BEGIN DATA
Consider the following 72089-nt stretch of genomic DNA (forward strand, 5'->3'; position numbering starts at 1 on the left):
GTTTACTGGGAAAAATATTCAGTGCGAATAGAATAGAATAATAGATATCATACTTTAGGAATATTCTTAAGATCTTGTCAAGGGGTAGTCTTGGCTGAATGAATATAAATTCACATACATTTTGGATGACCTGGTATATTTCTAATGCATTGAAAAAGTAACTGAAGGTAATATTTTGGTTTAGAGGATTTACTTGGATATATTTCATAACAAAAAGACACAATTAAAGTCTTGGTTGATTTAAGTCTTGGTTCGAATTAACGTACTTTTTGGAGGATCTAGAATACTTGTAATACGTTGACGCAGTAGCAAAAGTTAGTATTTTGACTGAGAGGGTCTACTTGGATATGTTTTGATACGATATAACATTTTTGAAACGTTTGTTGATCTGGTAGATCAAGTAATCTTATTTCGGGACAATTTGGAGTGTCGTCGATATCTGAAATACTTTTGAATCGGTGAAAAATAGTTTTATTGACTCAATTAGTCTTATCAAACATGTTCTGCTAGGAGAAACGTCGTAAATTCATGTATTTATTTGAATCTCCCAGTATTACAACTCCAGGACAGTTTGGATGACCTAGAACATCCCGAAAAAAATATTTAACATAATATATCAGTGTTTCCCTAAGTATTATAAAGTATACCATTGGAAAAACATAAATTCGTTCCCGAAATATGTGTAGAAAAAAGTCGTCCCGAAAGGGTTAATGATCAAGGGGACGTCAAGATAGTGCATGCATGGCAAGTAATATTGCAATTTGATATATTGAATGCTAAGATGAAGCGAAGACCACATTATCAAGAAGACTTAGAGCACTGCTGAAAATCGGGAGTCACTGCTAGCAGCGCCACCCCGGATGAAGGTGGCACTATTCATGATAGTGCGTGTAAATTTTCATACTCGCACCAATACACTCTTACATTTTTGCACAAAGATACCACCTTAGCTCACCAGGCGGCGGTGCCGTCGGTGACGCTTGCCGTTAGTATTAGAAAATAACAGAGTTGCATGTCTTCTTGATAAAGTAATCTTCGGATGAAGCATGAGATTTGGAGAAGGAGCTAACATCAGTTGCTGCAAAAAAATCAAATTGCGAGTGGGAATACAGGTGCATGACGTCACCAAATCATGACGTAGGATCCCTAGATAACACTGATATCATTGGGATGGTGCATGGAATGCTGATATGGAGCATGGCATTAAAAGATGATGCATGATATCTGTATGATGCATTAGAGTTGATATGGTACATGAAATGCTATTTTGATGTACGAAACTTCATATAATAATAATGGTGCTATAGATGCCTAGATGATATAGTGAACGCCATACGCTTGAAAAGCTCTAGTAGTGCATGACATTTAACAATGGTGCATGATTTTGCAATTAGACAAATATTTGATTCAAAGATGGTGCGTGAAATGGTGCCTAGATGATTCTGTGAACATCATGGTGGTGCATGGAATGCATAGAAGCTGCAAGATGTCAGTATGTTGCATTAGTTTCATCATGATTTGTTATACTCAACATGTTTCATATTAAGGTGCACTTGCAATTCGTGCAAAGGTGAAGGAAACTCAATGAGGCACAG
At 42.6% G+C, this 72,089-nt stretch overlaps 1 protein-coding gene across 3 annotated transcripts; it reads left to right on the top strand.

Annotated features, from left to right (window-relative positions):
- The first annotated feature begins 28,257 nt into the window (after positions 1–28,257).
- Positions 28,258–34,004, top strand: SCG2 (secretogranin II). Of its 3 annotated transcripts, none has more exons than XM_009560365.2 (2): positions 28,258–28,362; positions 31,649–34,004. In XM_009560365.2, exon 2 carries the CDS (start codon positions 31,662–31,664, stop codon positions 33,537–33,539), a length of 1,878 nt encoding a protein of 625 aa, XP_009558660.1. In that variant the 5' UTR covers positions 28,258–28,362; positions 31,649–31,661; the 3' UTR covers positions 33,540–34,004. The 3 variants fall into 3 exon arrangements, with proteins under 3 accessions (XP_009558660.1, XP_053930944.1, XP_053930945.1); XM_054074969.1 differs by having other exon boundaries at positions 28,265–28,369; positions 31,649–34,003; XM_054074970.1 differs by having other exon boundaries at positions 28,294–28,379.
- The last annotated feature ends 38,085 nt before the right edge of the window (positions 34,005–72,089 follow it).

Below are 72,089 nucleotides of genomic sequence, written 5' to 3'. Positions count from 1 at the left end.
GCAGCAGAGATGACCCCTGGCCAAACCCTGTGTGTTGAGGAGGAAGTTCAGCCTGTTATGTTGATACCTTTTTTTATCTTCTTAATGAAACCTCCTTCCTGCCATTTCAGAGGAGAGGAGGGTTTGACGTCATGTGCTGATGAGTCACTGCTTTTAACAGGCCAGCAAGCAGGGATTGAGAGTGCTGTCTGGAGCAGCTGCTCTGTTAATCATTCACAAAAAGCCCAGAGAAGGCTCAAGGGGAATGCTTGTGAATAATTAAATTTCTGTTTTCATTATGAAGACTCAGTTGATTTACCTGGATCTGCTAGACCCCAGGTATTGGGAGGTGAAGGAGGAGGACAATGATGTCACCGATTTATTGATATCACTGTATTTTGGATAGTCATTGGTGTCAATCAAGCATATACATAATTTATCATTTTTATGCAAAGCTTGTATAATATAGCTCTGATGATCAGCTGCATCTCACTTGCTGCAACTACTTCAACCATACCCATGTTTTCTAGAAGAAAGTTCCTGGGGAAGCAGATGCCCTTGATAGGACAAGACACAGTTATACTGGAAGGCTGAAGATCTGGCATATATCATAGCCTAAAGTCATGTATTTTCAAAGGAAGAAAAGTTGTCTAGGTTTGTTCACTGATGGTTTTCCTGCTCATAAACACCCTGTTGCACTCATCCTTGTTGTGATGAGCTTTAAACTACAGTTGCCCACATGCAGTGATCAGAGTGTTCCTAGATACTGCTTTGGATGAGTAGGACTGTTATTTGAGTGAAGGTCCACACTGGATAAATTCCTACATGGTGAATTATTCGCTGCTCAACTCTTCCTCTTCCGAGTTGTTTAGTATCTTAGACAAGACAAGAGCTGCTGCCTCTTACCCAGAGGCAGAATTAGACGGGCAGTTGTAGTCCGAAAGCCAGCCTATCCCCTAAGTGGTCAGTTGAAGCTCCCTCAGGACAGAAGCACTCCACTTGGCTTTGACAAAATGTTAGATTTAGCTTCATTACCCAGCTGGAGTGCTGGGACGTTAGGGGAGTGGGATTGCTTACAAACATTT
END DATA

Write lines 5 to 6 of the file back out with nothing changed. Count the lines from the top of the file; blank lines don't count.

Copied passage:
- The first annotated feature begins 28,257 nt into the window (after positions 1–28,257).
- Positions 28,258–34,004, top strand: SCG2 (secretogranin II). Of its 3 annotated transcripts, none has more exons than XM_009560365.2 (2): positions 28,258–28,362; positions 31,649–34,004. In XM_009560365.2, exon 2 carries the CDS (start codon positions 31,662–31,664, stop codon positions 33,537–33,539), a length of 1,878 nt encoding a protein of 625 aa, XP_009558660.1. In that variant the 5' UTR covers positions 28,258–28,362; positions 31,649–31,661; the 3' UTR covers positions 33,540–34,004. The 3 variants fall into 3 exon arrangements, with proteins under 3 accessions (XP_009558660.1, XP_053930944.1, XP_053930945.1); XM_054074969.1 differs by having other exon boundaries at positions 28,265–28,369; positions 31,649–34,003; XM_054074970.1 differs by having other exon boundaries at positions 28,294–28,379.